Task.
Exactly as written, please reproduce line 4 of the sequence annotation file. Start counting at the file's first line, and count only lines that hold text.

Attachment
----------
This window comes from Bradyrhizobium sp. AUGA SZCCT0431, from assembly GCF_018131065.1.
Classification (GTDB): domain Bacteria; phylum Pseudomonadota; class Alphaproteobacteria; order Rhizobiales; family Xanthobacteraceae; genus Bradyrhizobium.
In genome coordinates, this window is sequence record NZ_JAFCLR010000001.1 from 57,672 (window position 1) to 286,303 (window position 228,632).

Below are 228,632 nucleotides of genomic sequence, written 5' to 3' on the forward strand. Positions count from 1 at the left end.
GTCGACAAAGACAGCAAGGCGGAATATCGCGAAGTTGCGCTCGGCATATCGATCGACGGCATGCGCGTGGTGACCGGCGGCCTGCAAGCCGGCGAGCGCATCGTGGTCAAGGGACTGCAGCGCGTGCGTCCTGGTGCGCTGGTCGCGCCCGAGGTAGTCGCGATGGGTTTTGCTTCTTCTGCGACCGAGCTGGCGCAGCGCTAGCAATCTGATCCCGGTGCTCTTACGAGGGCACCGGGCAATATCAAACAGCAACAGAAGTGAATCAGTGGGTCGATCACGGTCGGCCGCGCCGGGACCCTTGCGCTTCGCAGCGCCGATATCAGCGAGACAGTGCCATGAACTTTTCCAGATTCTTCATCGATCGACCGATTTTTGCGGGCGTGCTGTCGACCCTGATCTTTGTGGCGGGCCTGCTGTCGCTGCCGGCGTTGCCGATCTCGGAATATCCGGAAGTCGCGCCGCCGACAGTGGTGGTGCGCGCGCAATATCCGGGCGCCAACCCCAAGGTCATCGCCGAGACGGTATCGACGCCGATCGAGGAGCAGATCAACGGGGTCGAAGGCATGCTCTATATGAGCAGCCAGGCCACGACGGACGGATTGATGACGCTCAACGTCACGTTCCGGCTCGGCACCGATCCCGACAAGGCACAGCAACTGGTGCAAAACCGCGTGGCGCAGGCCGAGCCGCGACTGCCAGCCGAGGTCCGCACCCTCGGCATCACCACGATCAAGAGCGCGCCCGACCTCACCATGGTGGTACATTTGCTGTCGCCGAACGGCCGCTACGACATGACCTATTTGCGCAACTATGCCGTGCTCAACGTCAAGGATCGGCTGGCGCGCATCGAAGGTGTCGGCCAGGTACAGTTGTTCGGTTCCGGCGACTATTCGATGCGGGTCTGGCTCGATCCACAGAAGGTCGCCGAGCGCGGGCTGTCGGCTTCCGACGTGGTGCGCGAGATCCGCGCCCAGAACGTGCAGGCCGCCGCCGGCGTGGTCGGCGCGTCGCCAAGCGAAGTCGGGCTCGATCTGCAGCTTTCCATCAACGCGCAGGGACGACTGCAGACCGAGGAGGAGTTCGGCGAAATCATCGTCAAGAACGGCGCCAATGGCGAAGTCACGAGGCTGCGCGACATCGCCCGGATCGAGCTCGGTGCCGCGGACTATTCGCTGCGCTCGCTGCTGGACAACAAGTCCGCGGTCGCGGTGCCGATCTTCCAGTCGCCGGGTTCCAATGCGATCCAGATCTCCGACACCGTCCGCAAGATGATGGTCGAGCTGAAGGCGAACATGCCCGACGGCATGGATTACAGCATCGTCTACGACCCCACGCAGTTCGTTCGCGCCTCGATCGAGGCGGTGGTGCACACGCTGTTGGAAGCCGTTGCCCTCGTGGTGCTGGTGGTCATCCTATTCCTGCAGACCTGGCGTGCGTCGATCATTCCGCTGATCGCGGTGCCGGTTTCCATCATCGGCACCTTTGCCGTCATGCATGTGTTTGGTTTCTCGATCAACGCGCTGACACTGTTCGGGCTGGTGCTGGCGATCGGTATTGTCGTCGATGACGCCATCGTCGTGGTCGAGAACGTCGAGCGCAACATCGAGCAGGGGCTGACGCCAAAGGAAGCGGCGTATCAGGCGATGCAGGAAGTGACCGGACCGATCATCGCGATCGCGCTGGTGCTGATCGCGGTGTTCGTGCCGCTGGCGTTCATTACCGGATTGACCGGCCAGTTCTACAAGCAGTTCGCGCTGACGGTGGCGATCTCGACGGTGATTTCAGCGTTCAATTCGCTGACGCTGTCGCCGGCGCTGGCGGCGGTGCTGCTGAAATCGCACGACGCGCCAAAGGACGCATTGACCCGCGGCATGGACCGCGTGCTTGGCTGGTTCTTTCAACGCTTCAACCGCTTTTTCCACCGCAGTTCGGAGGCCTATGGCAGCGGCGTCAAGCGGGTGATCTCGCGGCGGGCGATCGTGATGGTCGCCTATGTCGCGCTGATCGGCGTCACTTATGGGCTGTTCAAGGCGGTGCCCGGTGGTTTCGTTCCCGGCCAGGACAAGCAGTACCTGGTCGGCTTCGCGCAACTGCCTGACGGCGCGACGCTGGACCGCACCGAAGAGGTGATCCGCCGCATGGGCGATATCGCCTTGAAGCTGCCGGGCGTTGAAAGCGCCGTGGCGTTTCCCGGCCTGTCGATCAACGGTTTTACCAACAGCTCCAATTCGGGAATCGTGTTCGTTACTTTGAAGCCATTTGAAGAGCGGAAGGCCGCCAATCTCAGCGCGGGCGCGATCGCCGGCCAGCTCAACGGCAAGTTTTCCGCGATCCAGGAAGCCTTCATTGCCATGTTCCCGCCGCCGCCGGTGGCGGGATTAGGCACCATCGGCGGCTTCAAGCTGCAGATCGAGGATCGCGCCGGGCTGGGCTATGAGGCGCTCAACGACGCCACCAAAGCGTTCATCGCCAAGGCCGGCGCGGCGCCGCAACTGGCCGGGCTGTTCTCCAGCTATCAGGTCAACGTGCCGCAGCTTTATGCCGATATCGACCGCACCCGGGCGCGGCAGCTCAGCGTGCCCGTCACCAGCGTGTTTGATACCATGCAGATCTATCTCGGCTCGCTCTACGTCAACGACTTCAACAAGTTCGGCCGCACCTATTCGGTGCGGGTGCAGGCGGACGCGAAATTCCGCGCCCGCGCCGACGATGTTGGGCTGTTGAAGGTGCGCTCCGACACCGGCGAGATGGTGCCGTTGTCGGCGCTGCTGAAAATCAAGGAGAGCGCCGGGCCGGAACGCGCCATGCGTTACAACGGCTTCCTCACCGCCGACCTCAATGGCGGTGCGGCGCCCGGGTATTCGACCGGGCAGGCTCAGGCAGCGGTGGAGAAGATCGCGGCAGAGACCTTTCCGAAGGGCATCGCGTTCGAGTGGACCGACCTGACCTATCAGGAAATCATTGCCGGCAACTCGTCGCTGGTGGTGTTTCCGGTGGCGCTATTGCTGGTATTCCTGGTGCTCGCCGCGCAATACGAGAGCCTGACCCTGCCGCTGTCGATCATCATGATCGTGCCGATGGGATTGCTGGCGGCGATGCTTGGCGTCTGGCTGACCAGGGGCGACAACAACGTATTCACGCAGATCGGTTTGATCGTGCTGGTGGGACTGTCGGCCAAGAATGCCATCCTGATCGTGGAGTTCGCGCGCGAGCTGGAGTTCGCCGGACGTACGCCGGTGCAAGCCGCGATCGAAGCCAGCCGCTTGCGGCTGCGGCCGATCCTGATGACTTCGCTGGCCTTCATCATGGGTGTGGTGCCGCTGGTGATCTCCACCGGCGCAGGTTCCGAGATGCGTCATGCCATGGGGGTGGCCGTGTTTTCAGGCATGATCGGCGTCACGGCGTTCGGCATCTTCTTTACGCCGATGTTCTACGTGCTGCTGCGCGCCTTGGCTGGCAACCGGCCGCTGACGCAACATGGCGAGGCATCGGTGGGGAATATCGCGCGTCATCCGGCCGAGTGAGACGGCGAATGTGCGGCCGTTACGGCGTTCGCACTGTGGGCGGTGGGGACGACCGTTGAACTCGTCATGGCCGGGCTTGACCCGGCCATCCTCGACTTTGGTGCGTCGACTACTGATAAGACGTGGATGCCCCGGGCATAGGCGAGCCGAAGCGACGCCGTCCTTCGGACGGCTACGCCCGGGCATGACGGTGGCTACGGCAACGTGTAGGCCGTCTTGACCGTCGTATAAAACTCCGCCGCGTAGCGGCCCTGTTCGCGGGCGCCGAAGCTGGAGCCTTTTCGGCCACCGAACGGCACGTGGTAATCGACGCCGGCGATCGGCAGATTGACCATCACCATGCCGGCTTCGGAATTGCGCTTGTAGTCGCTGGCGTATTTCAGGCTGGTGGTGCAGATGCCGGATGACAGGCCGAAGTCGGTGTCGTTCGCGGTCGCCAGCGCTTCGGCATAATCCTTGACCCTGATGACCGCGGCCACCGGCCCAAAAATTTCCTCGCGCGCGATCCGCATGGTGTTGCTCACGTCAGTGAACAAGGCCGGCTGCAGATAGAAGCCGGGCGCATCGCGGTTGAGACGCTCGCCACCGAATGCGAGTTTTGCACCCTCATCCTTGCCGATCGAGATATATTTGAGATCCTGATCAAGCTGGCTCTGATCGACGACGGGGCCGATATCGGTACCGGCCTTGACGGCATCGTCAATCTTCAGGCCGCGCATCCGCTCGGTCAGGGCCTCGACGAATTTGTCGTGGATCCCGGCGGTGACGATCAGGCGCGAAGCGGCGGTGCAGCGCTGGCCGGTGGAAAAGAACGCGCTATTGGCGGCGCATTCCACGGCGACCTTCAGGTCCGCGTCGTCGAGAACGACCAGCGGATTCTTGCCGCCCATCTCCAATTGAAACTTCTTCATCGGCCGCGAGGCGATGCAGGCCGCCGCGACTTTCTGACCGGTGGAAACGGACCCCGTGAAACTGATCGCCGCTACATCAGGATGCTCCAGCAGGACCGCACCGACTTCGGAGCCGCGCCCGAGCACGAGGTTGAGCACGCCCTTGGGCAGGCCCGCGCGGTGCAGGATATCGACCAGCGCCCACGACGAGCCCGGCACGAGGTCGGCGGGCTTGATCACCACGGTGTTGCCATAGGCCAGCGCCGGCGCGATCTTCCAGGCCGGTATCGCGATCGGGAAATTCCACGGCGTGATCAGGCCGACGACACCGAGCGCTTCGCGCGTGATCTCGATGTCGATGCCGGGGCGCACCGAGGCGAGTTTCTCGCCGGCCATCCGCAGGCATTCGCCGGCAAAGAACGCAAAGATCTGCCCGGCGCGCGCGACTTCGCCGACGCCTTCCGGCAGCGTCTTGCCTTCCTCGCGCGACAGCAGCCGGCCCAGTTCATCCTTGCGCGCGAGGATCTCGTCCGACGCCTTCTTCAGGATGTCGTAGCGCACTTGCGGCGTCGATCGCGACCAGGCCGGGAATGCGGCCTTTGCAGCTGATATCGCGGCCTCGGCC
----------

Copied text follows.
Below are 228,632 nucleotides of genomic sequence, written 5' to 3' on the forward strand. Positions count from 1 at the left end.